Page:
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Deal or No Deal?
Understanding Indian Country Transactions
By Gabriel S. Galanda and Anthony S. Broadman
If you do deals, sooner or later you will find yourself in Indian Country. The numbers are staggering: tribes generate over $25 billion in revenue from gaming alone and are diversifying their economic activity through entrepreneurial inroads as varied as manufacturing, agriculture, real estate development, telecommunications, and banking. But successful transactions in Indian Country (defined as reservation, dependent Indian community, and allotment lands), require either a profound understanding of the particular complexities of Indian law at play within and beyond Indian reservations, or sheer luck. An unwary attorney doing deals in Indian Country risks putting a client in substantial legal and financial jeopardy if he or she doesn't contemplate—at a minimum—the issues below.

Tribal sovereignty is the whole point—financially, culturally, politically, legally. It's why tribes can operate gaming businesses, maintain "distinct, independent political communities," and "make their own laws and be ruled by them," as the U.S. Supreme Court pronounced in bedrock federal Indian law cases, Worcester v. Georgia, 31 U.S. 515 (1832) and Williams v. Lee, 358 U.S. 217 (1959).

Like all governments, those of tribes comprise diverse and elaborate structures, often with familiar elements like executive, legislative, and judicial branches. But just as often, unfamiliar legal structures, political contours, and cultural sensitivities require expertise seldom found outside the Indian law bar.

For purposes of recognizing issues in the bargaining context, perhaps the most important facet of any deal is understanding that a tribal government's immunity from suit can often prevent the enforcement of an otherwise valid contract.

Tribes can only be sued if Congress has "unequivocally" authorized the suit or the tribe has "clearly" waived its immunity. Tribal immunity generally extends to tribal officials in their official capacity, tribal businesses, and federally and tribally chartered corporations.Tribes and their officials, however, may be subjected to suit under various court-made exceptions (e.g., ex parte Young liability when an official acts ultra vires).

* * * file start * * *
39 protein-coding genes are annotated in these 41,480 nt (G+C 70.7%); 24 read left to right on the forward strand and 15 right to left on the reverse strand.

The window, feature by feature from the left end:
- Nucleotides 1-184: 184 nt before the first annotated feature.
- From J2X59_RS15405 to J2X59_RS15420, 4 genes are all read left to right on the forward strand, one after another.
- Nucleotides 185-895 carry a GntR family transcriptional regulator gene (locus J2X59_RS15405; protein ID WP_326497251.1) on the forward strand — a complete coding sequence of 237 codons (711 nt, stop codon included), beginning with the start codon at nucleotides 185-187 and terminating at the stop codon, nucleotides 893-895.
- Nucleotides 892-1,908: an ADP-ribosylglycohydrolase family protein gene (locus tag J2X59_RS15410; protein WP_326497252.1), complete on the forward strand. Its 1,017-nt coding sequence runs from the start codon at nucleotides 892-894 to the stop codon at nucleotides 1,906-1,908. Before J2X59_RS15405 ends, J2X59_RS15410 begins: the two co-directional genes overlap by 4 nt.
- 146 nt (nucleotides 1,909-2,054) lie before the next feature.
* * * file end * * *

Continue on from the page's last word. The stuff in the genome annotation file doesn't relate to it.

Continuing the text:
Geographically, tribes retain immunity from suit when conducting business both on- and off-reservation. Therefore, even a tribally owned business operating beyond the exterior boundaries of a reservation may stand immune from any litigation relating to a contract.

In deal drafting, a wise attorney will operate under the assumption that a tribe can only be sued under the contract if the parties expressly negotiate a sovereign immunity waiver into the four corners of the contract. That said, the U.S. Supreme Court held in C&L Enterprises v. Citizen Band Potawatomi Tribe of Oklahoma, 532 U.S. 411 (2001), that an agreement to arbitrate constituted a clear waiver of immunity. While the Court held that a tribe's waiver must be "clear," it stated for the first time that a waiver need not include the actual terms "waiver of sovereign immunity" and that an arbitration clause was sufficient to evince a clear waiver.

Limited waivers are commonly used by tribal governments to get deals done. However, many attorneys working on tribal deals fail to provide for contractual doomsday. It likely takes only one such mistake, when an attorney finds his client without a remedy for breach, to teach that attorney to fully explore sovereignty in every applicable agreement. Many tribes will agree to clear and unequivocal limited waivers of immunity in agreements with non-Indian parties to get deals done. Some tribes use state-chartered corporations or subordinate entities to give arm's-length parties assurances that assets are available to remedy any breach. Alternatively, insurance or letters of credit are sometimes used if a waiver cannot be had.

In negotiating with tribal governments, it must be recognized that sovereign immunity represents more than immunity from suit: to many tribal councils responsible for the welfare of their people, sovereignty and thus immunity are sacred, and not merely a negotiable provision of a contract. Proceed accordingly.

Tribal Corporations
Indian tribes have organized themselves differently. Many tribes are organized pursuant to a treaty with the United States. Others are organized pursuant to an executive order. Still others are organized pursuant to the Indian Reorganization Act of 1934 (IRA), which contemplates two main tribal structures. A tribe organized under section 16 of the IRA adopts a constitution and bylaws that set forth the tribe's governmental framework. The constitution typically outlines governmental processes and authority.